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Beijing’s new weapon in economic war: Chinese tourists


24 May 2017 10:52 am - 0     - {{hitsCtrl.values.hits}}



Slapping import bans on products like mangoes, coal and salmon has long been China’s way of punishing countries that refuse to toe its political line.
But Beijing has shown that it can also hurt others by cutting a lucrative Chinese export: tourists who normally flock to South Korea or Taiwan.
China’s recent boycott of South Korea over a US anti-missile shield on the Korean peninsula signals a growing aggression in the way it flexes its economic muscles, analysts say.
Beijing has banned Chinese tour groups from going to the South, hammering its tourist market and the duty free shops of retail giant Lotte Group, which has been targeted for providing land for the controversial defence system.
Dozens of Lotte stores were closed in China and protests held across the country as Beijing ramped up pressure on Seoul to abandon the Terminal High-Altitude Area Defence (THAAD) system, which it sees as a threat to its own military capability.
Lotte also suffered setbacks in several of its Chinese ventures -- from the government-ordered halt of a US $ 2.6 billion theme park project to apparent cyberattacks on company websites.
“If you don’t do what Beijing’s political leaders want, they will punish you economically,” said Shaun Rein, founder of Shanghai-based China Market Research Group.
“They put the economic vise on politicians around the world. They have been doing it for years and it works.”
Seoul-based tour operator Korea-China International Tourism has reported an 85 percent drop in tourists in recent months, which its founder attributes to China’s anger over THAAD. 
The company usually receives 4,000 mostly Chinese visitors a month, but that has fallen to around 500 after Beijing warned tourists about the risks of travelling to the South, and ordered Chinese tour operators to stop sending groups there.
Carrot and stick 
As the world’s second-largest economy and biggest trader, China can also inflict pain by blocking certain imports.
Norway learned that lesson the hard way. After the Oslo-based Nobel Committee awarded the 2010 Peace Prize to jailed Chinese activist Liu Xiaobo, China halted Norwegian salmon exports.
Relations only returned to normal in April after Oslo pledged its commitment to the one-China policy and respect for China’s territorial integrity.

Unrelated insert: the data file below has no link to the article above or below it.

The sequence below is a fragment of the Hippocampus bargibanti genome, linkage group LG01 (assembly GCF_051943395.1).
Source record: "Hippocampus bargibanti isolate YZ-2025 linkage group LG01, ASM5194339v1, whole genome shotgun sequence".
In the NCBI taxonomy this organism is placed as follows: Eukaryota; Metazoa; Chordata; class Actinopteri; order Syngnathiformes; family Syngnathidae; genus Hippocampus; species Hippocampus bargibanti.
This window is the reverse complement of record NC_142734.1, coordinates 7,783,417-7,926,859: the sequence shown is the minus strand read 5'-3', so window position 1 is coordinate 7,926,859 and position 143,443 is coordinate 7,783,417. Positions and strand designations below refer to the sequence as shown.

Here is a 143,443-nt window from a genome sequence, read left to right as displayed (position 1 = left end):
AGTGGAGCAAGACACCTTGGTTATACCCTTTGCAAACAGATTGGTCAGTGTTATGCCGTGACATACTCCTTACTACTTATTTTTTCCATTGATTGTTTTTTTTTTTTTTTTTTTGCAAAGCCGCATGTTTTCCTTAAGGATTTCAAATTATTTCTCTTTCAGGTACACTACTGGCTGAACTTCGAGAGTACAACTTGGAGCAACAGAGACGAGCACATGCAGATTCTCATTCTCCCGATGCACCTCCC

Mongolia also incurred Beijing’s wrath in November when it allowed the Tibetan spiritual leader the Dalai Lama, who China views as a devious separatist, to visit the impoverished landlocked country.
Following the exiled Buddhist monk’s visit, China reportedly took punitive measures against Mongolia, including stopping trucks carrying coal from crossing the Chinese border -- a move with heavy repercussions for Mongolian mining concerns. Tourism to Taiwan has also fallen sharply as relations across the strait worsen.
The Taipei Hotel Association reported decreases of up to 50 percent in Chinese visitors in recent months and warned “the situation could get worse”.
“I’ve been told by friends not to visit Taiwan since the cross-strait situation is tense but I am just a regular citizen so I am not too worried about that,” a 58-year-old Chinese man surnamed Liu said in a Taipei duty free shop.
Countries that submit to China’s demands, however, can find themselves rewarded.
A ban on 27 Philippine tropical fruit export companies was lifted after President Rodrigo Duterte declared his “separation” from the United States during a visit to Beijing in October, confirming his tilt towards China.
The sanctions had been intended to punish Manila for its South China Sea stance.
South Korea will be hoping for a similar outcome after its new President Moon Jae-In dispatched his envoy Lee Hae-Chan to China after his election victory last week, in an apparent effort to mend fences with Beijing.
“It’s a kind of carrot and stick policy. They (China) are doing it to show they have more leverage now and send a signal,” said Jean-Pierre Cabestan, a professor in political science at Hong Kong Baptist University.
“The irony is that China has criticised that way of doing things but now China is less hesitant to do the same thing because she’s stronger and feels she can do it.”
Filling the void
Analysts expect China to become even more assertive as it seeks to fill the vacuum created by the US retreat into “America First” policies promoted by President Donald Trump.
“Smaller nations (in Asia) don’t feel that Trump is going to support them,” said Rein.
But in the case of South Korea, Asia’s fourth-largest economy, Beijing has been careful to target specific sectors to avoid disruption that could backfire on Chinese companies.
“It has become a well-developed tool of diplomatic pressure,” said Andrew Gilholm, Director of Analysis of Greater China and North Asia at Control Risks. 

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